No US aircraft carriers now deployed in the Middle East for first time since 2007
For a first time since 2007, there will be no US Navy aircraft carrier in the Middle East. It should be only for a couple of months.
But it’s not only the Middle East whose waters will be without US Aircraft carriers: For the next week, there will be no US aircraft carriers deployed at sea anywhere else in the world, Fox reports.
The USS Dwight D. Eisenhower and its naval escort, which had been deployed in the Middle East for the past seven months, returned to the Norfolk Naval Base in Virginia December 30.
Its replacement, the USS George H.W. Bush, is still lock up in the naval base and is unpromising to depart for its next mission before the end of January, according to Defense News. The gap could last as long as two months but it should not affect US operations in the Middle East.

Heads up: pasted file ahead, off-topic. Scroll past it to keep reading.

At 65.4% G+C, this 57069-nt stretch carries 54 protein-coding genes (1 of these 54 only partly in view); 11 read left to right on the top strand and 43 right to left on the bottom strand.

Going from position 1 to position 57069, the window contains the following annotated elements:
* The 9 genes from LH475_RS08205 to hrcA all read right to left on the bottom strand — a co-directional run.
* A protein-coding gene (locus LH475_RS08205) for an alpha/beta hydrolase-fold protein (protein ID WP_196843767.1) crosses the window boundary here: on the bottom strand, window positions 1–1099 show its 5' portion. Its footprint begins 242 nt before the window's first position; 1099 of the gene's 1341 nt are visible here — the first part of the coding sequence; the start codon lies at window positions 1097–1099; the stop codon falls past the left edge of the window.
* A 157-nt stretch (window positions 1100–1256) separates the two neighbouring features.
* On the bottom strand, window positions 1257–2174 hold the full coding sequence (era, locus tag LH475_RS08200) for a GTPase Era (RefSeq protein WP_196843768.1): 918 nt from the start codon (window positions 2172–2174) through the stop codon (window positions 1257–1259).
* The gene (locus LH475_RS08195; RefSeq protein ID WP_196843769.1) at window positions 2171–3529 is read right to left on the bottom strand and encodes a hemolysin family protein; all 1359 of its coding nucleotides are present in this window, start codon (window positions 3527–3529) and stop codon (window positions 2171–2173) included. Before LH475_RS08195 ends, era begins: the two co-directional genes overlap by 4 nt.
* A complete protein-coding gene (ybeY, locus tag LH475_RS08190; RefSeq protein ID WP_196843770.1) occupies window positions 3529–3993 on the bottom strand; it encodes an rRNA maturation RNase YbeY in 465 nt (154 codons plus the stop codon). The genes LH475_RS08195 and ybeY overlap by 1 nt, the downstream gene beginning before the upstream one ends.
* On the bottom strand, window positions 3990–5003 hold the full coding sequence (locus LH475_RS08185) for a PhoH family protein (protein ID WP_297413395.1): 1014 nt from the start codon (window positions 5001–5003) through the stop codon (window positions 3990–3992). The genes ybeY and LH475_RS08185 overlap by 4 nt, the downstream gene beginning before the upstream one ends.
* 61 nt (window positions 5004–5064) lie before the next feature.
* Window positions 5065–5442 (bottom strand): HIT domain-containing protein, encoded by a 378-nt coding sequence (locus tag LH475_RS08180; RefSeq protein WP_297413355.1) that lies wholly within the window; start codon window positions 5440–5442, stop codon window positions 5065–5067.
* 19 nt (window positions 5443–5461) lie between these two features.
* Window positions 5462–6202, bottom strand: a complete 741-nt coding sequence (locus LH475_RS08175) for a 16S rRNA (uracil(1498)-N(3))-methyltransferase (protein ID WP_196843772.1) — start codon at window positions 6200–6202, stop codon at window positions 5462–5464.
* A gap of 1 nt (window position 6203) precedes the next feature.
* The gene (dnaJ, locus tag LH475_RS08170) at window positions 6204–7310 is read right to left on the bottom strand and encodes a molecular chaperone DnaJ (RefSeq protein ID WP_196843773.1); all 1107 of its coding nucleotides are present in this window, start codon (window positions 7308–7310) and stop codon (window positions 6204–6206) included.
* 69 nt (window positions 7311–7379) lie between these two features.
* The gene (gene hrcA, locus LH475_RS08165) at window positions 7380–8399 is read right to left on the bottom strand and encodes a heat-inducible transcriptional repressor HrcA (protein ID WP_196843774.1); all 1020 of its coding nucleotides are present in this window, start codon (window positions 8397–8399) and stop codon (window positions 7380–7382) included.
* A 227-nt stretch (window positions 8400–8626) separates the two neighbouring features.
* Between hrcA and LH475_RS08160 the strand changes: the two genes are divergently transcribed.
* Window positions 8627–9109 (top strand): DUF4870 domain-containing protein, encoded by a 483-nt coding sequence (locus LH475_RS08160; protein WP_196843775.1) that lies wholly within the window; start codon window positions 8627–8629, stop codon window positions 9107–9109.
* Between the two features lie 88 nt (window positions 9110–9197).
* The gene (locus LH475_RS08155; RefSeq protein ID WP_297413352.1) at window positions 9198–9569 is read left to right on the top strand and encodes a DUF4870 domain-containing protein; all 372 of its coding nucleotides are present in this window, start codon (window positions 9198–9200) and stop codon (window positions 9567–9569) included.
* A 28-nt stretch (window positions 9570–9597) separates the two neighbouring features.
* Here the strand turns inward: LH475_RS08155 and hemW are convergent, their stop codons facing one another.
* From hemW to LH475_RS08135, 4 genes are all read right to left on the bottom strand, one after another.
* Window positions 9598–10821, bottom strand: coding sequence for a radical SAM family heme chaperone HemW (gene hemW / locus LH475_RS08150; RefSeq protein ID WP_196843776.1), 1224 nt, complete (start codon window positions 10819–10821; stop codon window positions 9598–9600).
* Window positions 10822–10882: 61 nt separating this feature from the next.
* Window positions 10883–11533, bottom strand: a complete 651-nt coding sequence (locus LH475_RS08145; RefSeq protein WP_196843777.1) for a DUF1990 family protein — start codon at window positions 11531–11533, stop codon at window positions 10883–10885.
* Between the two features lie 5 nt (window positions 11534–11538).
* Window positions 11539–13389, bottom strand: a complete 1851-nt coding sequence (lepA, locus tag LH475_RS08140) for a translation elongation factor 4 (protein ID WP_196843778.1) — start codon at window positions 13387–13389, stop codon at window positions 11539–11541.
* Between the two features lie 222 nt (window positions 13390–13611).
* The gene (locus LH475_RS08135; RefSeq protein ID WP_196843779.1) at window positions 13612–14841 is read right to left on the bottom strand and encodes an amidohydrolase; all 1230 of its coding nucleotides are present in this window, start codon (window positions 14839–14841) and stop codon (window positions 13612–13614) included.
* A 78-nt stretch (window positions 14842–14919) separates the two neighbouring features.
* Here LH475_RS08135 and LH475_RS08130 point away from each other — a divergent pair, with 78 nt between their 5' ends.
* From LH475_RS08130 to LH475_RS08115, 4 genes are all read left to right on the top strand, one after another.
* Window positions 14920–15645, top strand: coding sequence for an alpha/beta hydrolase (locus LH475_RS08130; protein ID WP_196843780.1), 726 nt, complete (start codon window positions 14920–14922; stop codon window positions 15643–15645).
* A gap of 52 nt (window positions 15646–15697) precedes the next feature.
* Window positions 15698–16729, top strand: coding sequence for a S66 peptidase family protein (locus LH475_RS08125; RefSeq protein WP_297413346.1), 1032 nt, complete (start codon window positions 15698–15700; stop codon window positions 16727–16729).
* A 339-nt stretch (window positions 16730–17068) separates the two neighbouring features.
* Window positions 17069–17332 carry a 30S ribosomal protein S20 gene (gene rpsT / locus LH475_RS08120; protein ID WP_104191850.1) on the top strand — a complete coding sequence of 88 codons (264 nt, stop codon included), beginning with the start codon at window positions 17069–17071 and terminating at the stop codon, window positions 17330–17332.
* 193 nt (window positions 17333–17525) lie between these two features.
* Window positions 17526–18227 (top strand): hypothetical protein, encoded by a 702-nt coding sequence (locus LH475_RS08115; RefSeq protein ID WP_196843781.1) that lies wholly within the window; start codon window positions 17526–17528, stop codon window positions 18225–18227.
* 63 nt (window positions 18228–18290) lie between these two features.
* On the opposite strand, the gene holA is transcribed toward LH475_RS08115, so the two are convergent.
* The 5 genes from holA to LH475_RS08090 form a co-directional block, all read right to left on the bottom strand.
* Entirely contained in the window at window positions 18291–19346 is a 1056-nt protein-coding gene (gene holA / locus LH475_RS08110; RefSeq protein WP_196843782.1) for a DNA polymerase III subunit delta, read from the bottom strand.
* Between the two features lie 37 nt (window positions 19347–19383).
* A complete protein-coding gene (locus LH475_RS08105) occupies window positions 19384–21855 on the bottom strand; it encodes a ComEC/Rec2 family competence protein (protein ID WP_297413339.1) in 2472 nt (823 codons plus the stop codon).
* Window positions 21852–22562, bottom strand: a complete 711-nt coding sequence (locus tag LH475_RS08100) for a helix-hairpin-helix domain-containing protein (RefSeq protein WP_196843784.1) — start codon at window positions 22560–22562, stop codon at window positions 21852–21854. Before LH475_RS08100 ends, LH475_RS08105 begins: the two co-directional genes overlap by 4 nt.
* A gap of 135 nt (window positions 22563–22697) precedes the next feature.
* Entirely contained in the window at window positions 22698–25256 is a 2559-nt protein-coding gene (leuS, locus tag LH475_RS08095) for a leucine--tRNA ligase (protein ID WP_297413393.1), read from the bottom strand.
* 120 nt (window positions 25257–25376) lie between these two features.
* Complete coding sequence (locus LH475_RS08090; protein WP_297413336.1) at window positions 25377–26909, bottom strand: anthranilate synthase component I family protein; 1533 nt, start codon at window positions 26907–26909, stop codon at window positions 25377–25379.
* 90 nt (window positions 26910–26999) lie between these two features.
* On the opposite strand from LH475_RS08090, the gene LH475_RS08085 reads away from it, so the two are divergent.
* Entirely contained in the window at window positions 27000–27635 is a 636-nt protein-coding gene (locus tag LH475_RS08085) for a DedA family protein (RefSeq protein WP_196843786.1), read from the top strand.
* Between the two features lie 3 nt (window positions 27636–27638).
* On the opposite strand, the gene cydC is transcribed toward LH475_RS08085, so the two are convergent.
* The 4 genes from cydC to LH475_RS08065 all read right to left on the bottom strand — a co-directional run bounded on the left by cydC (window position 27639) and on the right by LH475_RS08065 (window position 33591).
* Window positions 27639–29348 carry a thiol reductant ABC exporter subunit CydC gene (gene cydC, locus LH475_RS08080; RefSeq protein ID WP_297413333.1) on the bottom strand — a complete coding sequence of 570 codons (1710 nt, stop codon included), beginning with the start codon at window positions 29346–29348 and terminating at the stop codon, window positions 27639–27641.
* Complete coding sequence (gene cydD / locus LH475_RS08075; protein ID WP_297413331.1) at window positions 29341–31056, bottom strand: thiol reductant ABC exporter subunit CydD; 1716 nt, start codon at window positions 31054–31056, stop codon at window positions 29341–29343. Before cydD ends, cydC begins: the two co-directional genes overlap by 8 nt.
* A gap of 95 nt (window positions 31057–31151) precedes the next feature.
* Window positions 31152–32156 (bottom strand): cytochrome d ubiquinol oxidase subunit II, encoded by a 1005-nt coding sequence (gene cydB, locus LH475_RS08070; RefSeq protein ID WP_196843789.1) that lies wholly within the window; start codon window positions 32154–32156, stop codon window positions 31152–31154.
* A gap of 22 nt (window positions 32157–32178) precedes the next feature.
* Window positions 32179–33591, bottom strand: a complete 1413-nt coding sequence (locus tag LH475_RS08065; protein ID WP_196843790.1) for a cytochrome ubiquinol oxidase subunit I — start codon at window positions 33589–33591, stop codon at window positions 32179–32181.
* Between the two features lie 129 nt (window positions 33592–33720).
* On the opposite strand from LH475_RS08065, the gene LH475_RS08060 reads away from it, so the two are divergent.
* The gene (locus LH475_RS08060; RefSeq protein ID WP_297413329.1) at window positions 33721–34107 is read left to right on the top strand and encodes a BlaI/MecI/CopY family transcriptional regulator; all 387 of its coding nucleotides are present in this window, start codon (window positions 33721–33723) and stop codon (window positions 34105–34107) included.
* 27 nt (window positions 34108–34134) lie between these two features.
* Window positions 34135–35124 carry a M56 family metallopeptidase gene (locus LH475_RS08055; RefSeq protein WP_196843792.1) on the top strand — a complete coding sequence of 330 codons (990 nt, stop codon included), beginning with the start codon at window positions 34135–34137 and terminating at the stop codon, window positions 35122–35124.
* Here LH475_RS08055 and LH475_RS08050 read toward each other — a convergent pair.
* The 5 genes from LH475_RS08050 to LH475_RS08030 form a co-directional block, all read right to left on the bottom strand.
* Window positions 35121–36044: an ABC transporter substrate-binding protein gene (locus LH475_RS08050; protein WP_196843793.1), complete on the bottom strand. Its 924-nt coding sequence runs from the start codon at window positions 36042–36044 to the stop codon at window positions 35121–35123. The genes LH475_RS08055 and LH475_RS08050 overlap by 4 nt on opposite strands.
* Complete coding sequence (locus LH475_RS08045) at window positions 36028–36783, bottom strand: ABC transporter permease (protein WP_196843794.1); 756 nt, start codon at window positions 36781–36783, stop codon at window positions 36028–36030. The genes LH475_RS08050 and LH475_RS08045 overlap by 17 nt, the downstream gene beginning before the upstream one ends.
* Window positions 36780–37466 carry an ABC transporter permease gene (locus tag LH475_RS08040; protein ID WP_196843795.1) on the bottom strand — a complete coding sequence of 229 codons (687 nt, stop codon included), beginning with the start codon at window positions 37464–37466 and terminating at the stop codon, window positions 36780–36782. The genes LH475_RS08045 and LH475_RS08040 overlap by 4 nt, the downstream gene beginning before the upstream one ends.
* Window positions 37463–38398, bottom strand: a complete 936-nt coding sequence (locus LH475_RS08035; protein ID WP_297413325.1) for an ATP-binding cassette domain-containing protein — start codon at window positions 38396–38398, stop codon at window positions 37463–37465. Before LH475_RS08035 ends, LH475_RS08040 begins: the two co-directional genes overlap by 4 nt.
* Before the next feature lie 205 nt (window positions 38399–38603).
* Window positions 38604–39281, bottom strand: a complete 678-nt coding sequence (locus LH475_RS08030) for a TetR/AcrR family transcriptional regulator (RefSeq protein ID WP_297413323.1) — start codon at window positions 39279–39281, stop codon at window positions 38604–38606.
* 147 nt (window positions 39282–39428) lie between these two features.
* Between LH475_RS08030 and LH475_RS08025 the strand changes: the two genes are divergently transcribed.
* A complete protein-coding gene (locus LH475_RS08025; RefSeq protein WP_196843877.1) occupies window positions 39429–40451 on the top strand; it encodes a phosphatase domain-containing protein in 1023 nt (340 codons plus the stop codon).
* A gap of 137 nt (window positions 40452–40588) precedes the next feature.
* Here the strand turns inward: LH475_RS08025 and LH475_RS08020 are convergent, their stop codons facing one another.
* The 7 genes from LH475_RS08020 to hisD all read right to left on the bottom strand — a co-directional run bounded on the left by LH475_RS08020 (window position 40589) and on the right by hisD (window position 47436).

There was a similar carrier gap in this part of the world last fall, but a French carrier Charles de Gaulle stepped in to fill it. This is probably the first time since World War II that there has not been a single US aircraft carrier deployed anywhere in the world.
The USS George H. W. Bush recently finished a 13-month overhaul in Norfolk, a process that extended months beyond its original end date. US Navy officials have suggested poor planning, a lack of training, funding interruptions and unspecified emergent work as reasons for the delay, but given no concrete answer, according to Defense News.
Now the ship is apparently stuck while its staff finishes their training — and, some hint, because of more defects the original long overhaul missed.
The United States has not left the Middle East entirely, of course. At the moment, a large Navy assault ship staffed by thousands remains in the region, as do fighter jets and helicopters. The USS Eisenhower was already used to launch airstrikes against Islamic State targets in Iraq and Syria from the Persian Gulf and the Mediterranean Sea for much of 2016.